“If minimum wage exceeds 12,000 won, employees may be fired”…opinions are divided
Moderator : Anchor Na Kyung-cheol, Anchor Yoo Dawon
Contributor : Prof. Lee Jung-hwan, Hanyang University School of Economics and Finance
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◇Anchor> You’ve been talking about the minimum wage, and there’s a third meeting today, but some people are saying that the minimum wage should be raised to 12,000 won. The other side is saying that the self-employed will reduce employment, so there are conflicting arguments. Where is this background?
Lee Jeong-hwan> I think it’s because of the nature of the minimum wage. The minimum wage is literally the lowest wage. In fact, large companies or profitable companies already pay a lot of wages, so the so-called minimum wage system does not affect them. However, the self-employed, especially those who are in the restaurant business or service business, or small and medium-sized enterprises, are often less profitable and have to pay the minimum wage when they have to pay wages because of this.
So from the labor side, the minimum wage is the basic means to guarantee the cost of living, so recently, inflation has gone up a lot, so inflation has gone up a lot, so this year, we have to raise it from 9620 won to 12,200 won. We’re talking about a minimum wage that reflects this because inflation has increased so much.
But there are a lot of other researchers who are predicting that raising the minimum wage will end up hurting the self-employed, which is another vulnerable group, and small businesses, small businesses with less than five employees, because the high interest rates have actually been going on for a while, and they’re predicting that by September, the benefits of loan deferral and interest deferral due to COVID-19 will be gone.
And that’s going to put a lot of pressure on the self-employed and small businesses, and we’re hearing a lot of talk about how the minimum wage is going to go up a lot, and that’s going to really push the self-employed and small businesses over the edge and force them to close.
So they’ve been able to hold on, they’ve been able to hold on, they’ve been able to defer interest and things like that, so they’ve been able to keep their businesses active, they’ve been able to keep the self-employed active, and now that those benefits are going to be cut off, and what we call the aftermath of higher interest rates is usually a year or two down the road, so if that aftermath continues, the self-employed, especially. It’s a different discussion because the self-employed may close their businesses in some way and then hire fewer people and that effect may occur안전놀이터.
I think it’s a very different discussion because at the end of the day, the minimum wage is supposed to be a minimum standard of living that we can live on, and it’s supposed to be for small businesses and the self-employed. It is because of such a system that unprofitable companies or sole proprietors are affected a lot.
◇Anchor> Every time the minimum wage is discussed, the positions seem to go to extremes, but what do you personally think is the right level of minimum wage?
Dr. Lee> The OECD, researchers, and economists usually talk a lot about the median income because if the minimum wage goes up a lot, the median income is the income of the 50th person if there are 100 people in the whole country, the median income is the income of the 50th person, and if this becomes too narrow, the motivation to work decreases a lot.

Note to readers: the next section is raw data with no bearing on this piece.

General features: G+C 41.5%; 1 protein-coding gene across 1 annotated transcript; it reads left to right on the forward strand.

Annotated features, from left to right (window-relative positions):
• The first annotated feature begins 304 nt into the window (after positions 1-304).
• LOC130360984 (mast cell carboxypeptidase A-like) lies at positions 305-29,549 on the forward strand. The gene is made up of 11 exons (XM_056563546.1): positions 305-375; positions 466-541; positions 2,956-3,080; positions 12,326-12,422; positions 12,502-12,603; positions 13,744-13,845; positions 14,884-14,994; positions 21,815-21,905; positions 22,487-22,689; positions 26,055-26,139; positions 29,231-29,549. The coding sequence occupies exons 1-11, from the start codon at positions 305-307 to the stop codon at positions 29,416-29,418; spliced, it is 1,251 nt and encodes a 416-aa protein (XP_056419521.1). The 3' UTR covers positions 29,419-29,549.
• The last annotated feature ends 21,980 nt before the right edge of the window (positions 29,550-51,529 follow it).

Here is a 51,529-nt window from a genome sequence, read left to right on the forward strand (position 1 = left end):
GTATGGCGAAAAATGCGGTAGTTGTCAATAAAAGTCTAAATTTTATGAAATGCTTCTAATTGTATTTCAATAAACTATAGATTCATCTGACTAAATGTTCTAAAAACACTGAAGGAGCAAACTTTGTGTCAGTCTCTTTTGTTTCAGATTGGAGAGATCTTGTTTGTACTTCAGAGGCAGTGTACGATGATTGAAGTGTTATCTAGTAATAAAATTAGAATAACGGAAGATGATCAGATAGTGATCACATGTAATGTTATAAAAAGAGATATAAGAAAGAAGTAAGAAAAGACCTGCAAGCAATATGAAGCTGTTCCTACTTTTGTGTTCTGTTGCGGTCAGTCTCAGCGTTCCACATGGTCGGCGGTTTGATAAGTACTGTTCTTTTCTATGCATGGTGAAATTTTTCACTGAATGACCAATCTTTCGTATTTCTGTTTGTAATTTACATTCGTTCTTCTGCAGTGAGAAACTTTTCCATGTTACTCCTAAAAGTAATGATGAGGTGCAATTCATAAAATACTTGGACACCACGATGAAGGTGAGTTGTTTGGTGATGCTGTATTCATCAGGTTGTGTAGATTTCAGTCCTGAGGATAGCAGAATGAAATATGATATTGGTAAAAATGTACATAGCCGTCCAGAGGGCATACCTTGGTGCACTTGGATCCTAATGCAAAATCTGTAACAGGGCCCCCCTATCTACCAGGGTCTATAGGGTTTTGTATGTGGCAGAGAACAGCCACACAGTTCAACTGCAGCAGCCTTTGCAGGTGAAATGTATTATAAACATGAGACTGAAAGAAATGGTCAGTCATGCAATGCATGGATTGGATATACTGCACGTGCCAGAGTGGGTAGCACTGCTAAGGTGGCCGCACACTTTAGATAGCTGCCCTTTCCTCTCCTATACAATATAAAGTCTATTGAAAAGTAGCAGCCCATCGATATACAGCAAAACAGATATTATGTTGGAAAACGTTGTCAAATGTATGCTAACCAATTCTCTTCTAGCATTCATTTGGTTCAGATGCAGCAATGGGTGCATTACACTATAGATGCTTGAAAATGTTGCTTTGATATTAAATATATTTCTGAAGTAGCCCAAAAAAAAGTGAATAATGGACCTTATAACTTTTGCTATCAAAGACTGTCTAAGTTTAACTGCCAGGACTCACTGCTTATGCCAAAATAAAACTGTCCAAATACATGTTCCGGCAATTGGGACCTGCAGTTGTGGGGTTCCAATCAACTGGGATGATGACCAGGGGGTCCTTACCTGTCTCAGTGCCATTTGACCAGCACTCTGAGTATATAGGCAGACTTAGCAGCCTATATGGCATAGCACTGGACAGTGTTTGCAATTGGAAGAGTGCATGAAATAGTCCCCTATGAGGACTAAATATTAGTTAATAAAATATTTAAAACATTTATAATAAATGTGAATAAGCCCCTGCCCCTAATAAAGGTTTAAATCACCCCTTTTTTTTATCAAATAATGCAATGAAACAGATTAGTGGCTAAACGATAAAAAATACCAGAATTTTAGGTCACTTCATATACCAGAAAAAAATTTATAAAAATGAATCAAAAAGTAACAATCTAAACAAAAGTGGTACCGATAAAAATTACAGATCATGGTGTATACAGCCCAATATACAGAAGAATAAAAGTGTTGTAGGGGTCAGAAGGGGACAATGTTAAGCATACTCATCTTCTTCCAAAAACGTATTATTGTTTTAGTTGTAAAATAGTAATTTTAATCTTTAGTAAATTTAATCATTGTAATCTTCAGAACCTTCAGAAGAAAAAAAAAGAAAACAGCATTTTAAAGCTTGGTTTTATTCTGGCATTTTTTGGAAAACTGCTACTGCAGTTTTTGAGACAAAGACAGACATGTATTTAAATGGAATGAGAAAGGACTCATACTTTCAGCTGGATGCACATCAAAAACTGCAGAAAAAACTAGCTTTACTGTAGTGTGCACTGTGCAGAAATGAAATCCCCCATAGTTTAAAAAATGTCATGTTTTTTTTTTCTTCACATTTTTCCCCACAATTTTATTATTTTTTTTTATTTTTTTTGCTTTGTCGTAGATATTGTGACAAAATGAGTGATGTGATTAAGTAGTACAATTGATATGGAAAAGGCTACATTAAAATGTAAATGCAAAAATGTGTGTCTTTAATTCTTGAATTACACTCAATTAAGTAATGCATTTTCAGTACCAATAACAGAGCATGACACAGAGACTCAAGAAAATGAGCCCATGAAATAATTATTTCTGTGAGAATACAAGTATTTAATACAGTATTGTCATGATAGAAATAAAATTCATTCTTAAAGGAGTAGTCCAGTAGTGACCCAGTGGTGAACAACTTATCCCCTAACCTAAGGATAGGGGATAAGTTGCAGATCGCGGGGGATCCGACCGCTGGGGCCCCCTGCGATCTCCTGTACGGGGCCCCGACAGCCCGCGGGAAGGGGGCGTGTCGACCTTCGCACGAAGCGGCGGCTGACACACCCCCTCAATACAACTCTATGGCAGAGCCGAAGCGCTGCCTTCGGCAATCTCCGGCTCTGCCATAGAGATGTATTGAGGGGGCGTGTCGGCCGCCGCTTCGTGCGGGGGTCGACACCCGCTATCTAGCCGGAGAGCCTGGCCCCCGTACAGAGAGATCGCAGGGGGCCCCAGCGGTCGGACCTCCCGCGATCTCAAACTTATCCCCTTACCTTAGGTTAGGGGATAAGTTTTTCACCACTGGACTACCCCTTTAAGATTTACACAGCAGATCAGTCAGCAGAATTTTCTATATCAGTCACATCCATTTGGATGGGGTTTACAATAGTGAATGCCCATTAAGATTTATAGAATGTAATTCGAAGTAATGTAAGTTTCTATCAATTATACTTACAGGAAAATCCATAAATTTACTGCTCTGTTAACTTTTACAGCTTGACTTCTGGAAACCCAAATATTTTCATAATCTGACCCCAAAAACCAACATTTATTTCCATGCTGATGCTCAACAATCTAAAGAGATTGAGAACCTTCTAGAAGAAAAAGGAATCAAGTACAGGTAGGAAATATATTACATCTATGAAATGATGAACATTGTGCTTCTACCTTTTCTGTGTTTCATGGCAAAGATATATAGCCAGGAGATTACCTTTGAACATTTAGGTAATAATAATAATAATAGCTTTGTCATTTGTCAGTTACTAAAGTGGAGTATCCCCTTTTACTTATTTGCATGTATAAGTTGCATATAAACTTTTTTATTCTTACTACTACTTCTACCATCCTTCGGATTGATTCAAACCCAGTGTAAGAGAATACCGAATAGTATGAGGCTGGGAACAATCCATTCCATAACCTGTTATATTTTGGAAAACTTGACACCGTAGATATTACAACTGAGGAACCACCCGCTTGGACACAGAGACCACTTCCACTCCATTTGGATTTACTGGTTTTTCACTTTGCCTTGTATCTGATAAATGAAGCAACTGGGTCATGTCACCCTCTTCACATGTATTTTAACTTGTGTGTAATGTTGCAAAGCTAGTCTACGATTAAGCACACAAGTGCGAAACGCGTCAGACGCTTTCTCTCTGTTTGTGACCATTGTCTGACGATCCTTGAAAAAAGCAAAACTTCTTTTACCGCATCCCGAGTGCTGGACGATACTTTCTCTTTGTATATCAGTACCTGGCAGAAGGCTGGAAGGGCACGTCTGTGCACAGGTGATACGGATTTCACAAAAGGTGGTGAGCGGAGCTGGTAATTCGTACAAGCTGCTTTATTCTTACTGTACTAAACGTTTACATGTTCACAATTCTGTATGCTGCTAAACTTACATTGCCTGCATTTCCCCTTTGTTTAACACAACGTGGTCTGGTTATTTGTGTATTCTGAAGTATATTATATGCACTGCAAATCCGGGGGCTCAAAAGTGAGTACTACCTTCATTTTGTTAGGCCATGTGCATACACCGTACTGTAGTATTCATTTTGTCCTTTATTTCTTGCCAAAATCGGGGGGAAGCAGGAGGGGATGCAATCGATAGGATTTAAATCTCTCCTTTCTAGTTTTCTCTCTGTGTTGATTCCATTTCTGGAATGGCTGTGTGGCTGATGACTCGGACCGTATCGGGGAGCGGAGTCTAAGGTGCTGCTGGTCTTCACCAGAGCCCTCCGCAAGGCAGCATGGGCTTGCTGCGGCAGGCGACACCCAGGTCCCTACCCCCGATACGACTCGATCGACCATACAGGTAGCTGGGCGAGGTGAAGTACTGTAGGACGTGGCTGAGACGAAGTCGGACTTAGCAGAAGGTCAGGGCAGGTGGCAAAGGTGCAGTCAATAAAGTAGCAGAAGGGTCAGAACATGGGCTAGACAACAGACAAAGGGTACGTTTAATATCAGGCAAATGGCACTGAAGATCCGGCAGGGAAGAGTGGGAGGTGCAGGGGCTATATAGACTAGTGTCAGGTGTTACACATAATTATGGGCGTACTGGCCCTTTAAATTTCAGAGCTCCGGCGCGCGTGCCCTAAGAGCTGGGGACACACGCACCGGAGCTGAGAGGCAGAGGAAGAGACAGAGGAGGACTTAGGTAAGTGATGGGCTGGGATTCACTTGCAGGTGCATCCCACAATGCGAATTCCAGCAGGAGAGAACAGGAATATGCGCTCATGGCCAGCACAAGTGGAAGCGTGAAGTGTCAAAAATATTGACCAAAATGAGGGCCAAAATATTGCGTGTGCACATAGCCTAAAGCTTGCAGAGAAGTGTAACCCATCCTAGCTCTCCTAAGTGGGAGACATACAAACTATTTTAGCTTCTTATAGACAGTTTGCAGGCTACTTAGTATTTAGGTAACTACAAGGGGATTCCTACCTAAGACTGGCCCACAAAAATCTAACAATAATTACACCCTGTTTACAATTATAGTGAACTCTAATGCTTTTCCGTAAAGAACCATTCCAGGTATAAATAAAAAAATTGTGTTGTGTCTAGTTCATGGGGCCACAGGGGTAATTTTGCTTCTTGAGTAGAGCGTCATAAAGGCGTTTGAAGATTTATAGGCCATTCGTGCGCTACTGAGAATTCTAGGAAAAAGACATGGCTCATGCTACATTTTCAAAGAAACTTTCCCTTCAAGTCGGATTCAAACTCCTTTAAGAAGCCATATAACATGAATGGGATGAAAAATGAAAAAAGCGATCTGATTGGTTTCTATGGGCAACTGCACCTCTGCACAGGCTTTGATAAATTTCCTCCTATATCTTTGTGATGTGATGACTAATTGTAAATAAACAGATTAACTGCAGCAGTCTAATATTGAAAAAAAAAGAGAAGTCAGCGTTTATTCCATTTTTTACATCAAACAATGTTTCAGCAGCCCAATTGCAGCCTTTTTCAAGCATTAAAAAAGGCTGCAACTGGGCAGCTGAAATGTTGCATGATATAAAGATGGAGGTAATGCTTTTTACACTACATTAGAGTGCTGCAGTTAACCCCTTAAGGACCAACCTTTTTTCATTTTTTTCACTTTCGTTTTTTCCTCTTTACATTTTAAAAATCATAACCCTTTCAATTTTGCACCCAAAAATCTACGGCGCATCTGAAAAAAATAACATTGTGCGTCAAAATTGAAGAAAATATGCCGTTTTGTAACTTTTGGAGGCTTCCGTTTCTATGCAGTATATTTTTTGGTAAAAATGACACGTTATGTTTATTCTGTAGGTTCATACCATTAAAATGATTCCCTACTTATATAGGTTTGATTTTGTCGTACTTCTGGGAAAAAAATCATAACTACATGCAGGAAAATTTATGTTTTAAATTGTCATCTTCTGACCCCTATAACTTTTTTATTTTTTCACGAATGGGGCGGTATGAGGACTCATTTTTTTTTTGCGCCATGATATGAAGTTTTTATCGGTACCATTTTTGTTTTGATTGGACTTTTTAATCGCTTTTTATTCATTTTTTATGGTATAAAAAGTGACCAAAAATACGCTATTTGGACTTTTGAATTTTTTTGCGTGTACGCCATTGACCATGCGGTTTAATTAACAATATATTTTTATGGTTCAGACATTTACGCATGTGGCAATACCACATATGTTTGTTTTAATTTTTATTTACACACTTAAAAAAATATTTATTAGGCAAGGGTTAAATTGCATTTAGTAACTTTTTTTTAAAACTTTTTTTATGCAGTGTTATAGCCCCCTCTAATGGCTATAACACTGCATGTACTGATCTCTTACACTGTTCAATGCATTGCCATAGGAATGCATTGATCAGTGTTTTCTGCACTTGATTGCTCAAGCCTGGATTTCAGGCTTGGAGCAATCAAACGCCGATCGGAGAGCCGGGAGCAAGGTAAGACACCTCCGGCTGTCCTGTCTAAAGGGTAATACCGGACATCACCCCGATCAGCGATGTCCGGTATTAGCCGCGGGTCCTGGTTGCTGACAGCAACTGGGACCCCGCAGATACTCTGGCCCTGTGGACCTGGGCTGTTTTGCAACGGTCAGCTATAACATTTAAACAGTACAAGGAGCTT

If the gap between the median income and the minimum wage is too narrow, I don’t get paid even if I work hard, but I only get paid the minimum wage. Minimum wage markets also have a lot of flexibility, so if you have a convenience store part-time job or something like that, you can easily move in and out, and you can get unemployment benefits, so there’s less incentive to work, so we usually say that the right level is about 55% of the median income, and we were actually very low in the 2010s.
In the 2010s, it was half of what it is now, 4680 won, if you go back to 2010, it went down to 4300 won, and there was a lot of discussion that the minimum wage was very low, so there was a lot of discussion that it was not livable, so there was a lot of discussion that it should be raised, and now we usually talk about 62% of the median income, so I would say that it has gone up quite a bit, so actually, everyone agrees that the median income should go up.
It’s very desirable that as this income goes up, which we call the middle class, the middle class, that the minimum wage goes up with it, because if you raise the minimum wage a lot and the median income stays the same, you get a lot of economic distortions, you get a lot of so-called incentive problems, you get a lot of unemployment benefits, you get a lot of these social side effects, so we’re at a point now where we have to look at the minimum wage and the median income together because the minimum wage has gone up quite a bit.
From that point of view, we can say that the 62% level has gone up quite a bit in terms of economics, so how is the minimum wage going to go, and this is the story, but hasn’t there come a point where the minimum wage has to go up to reflect the inflation rate, which would have been about 15% in 2017 and 2018, and it’s hard to expect that now, and it’s better to structure economic policies so that the median income goes up a lot and the minimum wage goes up appropriately.
So far, the discussion has been about raising the minimum wage because it was too low, and it’s a very reasonable discussion, but I think we’re at a point where we need to analyze it more systematically, where we need to analyze the median income and the minimum wage and how we can raise it in a way that reflects inflation and things like that.